Despite their government's pledge of cooperation with the UN intervention force in East Timor, there was dissent on other fronts by Indonesians. An adviser to President B.J. Habibie suggested that Australian troops - slated to lead the peacekeeping effort - would be singled out for attack by anti-independence militias. Many Indonesians resent Australian criticism of East Timor's descent into chaos following the Aug. 30 referendum on autonomy. There also were scuffles between anti- and pro-independence supporters outside the British Embassy in Jakarta, where Timorese separatist leader Xanana Gusmao is staying temporarily.
Refugees from the violence in East Timor are being pursued across the dividing line into the island's western sector by anti-independence squads, UN officials reported. They accused such units of hunting down and executing activists for East Timor's independence at a government-run camp in Kupang, West Timor. Staffers from the UN and the Oxfam aid agency also said militiamen were denying them access to the camp.
Damage to the Bahamas from hurricane Floyd can only be guessed at so far, experts said, as the storm's final winds were leaving the island nation. With utility lines down in the most-populated areas, communications were difficult, although residents and tourists were able to emerge from boarded-up dwellings, hotels, and shelters. Hardest-hit were the capital, Nassau, and the islands of Eleuthera and Great Abaco.
No one with links to the alleged diversion of billions of dollars in loans made to the Russian government would comment on a Moscow prosecutor's claim that much of the money flowed into the coffers of privately owned banks. Yuri Skuratov said he believed $3.9 billion of an International Monetary Fund loan intended to firm up the floundering ruble was sold instead to 18 well-connected banks eager to protect themselves by converting their assets to dollars. Russia's Central Bank declined to address the matter. The IMF's Moscow office referred all questions to its headquarters in Washington. Skuratov was suspended from his duties earlier this year as he pursued an investigation into high-level corruption in the Kremlin.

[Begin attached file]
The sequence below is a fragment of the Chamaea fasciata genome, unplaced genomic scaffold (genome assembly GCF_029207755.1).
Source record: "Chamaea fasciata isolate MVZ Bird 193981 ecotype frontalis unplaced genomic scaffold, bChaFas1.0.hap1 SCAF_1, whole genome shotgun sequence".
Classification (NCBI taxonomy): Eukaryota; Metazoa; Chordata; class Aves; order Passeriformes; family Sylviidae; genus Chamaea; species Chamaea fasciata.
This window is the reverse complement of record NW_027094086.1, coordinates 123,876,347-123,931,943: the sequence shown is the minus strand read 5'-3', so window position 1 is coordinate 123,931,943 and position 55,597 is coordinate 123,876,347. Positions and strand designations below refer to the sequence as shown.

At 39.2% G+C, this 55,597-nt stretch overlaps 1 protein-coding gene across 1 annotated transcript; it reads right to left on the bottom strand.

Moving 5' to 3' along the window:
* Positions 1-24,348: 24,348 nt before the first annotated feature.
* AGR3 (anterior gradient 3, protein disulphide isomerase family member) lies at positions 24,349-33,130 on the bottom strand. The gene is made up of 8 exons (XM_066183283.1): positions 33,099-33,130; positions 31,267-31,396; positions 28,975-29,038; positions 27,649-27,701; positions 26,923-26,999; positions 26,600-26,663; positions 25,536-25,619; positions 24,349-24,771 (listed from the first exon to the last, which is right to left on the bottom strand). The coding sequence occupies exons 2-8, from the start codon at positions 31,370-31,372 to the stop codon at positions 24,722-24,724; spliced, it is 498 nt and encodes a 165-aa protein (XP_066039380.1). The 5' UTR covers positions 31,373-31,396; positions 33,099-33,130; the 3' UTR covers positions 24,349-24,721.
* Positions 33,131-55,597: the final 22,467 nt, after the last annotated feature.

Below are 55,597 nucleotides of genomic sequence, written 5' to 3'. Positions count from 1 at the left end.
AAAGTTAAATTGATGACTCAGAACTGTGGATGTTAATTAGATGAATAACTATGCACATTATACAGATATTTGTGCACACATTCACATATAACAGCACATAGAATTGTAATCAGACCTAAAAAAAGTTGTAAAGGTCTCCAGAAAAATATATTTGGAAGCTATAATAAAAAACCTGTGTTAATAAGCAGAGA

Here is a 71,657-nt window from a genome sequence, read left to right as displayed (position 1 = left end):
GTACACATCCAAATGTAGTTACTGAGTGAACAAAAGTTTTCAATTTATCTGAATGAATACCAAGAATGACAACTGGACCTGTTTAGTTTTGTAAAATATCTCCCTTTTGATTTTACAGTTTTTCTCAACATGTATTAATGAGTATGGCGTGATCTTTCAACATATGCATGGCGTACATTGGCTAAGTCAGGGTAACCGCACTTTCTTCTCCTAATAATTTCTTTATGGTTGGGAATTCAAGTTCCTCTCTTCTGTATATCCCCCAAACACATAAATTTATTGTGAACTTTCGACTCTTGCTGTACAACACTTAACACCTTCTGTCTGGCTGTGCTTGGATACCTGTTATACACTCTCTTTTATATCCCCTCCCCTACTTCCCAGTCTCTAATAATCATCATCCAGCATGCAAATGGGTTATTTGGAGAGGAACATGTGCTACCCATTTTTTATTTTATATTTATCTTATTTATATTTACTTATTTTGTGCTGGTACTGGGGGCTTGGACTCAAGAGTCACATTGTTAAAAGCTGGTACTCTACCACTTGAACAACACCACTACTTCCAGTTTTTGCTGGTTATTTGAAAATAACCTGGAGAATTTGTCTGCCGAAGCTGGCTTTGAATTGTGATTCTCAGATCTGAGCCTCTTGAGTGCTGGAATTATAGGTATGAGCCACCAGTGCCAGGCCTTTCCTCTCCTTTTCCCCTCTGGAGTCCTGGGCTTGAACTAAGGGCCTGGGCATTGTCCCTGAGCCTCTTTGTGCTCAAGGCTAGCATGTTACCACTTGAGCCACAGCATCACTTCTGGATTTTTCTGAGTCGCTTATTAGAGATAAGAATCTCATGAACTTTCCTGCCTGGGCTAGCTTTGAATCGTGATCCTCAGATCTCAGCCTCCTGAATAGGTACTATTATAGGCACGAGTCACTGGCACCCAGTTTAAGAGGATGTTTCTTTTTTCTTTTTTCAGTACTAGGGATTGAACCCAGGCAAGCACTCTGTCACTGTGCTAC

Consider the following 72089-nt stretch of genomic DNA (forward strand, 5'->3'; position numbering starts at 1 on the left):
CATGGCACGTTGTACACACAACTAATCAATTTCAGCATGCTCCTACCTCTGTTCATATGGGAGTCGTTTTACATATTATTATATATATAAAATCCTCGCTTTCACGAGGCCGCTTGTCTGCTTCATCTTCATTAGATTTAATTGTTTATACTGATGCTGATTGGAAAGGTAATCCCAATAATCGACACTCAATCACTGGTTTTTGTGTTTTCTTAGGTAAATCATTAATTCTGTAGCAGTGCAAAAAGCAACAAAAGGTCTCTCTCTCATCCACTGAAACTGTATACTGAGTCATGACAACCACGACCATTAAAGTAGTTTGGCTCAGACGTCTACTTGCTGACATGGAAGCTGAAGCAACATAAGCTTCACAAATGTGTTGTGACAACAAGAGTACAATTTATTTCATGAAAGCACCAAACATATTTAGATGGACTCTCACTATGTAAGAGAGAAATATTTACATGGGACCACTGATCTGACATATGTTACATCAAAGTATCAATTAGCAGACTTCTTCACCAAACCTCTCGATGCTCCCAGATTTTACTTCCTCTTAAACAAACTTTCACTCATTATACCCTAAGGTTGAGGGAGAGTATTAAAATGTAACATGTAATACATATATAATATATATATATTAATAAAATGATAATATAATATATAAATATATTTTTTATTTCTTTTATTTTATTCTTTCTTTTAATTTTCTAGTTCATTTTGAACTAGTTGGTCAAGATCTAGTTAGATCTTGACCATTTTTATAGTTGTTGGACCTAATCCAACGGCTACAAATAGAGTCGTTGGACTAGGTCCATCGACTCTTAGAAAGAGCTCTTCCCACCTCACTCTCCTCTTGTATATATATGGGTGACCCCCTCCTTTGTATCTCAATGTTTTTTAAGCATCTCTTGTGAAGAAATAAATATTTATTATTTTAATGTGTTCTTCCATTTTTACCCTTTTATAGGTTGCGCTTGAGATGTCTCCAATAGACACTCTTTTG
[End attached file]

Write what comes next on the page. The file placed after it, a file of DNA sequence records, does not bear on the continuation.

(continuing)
Apparently for the first time, the ex-dictator of Chile, Augusto Pinochet, publicly expressed regret for the "acts of violence" during his 17-year rule. At least 3,197 political murders are known to have been committed in Chile in that span. Pinochet put the regrets in a letter to Chile's Senate president from London, where he awaits possible extradition to Spain for trial on the kidnapping, torture, and deaths of its nationals who lived in Chile during his rule.
By a vote of 404 to 153, the European Parliament OK'd former Italian Prime Minister Romano Prodi and his deputies to head the European Union's executive commission. The move ends six months of crisis over fraud and mismanagement under Prodi's predecessor, Jacques Santer, which hamstrung the commission.
(c) Copyright 1999. The Christian Science Publishing Society